Once converted to an invoice, an invoice cannot be modified or deleted, as an invoice is an accounting entry. If an invoice is in error (e.g. for the incorrect client or matter) a credit note must be generated,  which can be done automatically from the invoice, and which generates accounting transactions, reversing all the invoiced accounting entries. All invoice line items (from previous unbilled) can be returned as unbilled, with the option to move them to a different account (or modify or delete). As unbilled, they can be subsequently invoiced.


Where a credit note has been generated by LawPracticeZA (a mirror image copy of an invoice), the original invoice and credit note can be ‘hidden’ (including on the client’s statement). See the Reversals Shown / Hidden toggle.

See Trust Transfers for the impact invoices have on trust transfers.

Period end (Month and year end)

LawPracticeZA does not ‘roll balances’ like many legacy systems, but maintains all transactions and calculates balances as required, based on the transaction date, using a ‘freeze’ date to mark both month and year end.


There are two major benefits to using a freeze date, made possible by the increased power and capacity of computer technology: firstly, there is no month or year-end delay and secondly, because all balances are calculated ‘on the fly’, reports can be extracted for any period or as at any date, without the need to restore a backup.

Month end

The following example illustrates how month-ends are managed in LawPracticeZA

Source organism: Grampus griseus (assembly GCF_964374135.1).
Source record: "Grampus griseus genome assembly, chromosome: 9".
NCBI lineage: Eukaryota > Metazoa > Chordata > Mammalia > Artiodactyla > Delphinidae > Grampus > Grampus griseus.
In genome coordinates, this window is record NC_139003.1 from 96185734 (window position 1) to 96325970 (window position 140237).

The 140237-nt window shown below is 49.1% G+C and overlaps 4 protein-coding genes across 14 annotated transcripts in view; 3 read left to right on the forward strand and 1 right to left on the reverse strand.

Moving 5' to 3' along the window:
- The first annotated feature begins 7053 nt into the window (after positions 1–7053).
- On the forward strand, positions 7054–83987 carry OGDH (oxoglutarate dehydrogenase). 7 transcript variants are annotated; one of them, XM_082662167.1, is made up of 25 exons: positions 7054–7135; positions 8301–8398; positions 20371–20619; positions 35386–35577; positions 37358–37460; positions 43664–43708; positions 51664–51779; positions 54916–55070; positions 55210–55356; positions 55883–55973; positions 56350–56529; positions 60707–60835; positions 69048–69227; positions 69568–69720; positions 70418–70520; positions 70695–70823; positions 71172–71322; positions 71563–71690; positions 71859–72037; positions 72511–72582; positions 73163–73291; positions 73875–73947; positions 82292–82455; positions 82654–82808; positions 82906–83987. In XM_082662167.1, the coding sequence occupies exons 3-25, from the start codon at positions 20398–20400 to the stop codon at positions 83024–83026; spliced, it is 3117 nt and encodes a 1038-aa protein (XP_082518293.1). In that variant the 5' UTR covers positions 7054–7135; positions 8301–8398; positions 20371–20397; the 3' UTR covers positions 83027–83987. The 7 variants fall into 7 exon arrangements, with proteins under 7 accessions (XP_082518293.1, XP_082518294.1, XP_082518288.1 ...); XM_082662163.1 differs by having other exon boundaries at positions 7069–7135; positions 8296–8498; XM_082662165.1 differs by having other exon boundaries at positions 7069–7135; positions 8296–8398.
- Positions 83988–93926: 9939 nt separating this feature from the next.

1. During January, transactions are posted dated January: they fall into the January financial period.

  2. If during the beginning of February,

    1. Fee Earners produce invoices, the accounting entries produced fall into the February financial period.

    2. If the Bookkeeper posts transactions (for example, from a bank statement)

      1. dated January, the accounting entries produced fall into the January financial period.

      2. dated February, the accounting entries produced fall into the February financial period.

  3. When the bookkeeper has completed all posting relating to the January period, he or she sets the Period end - month to the 1st February, and no more transactions can be posted into January.

Year end

Once the month-end postings have been completed and the month-end ‘freeze-date’ set, if the last month in the financial year, the year-end ‘freeze-date’ is also set.

Setting Year-end identifies the financial year for report purposes, e.g. the Income and Expense report.


To accommodate exceptions where it is necessary to post into a previous financial period (for example, to capture auditor adjustments, which could be received months after a financial year end) a special setting is provided to release the ‘freeze’ date. To change this setting requires Auditor privileges.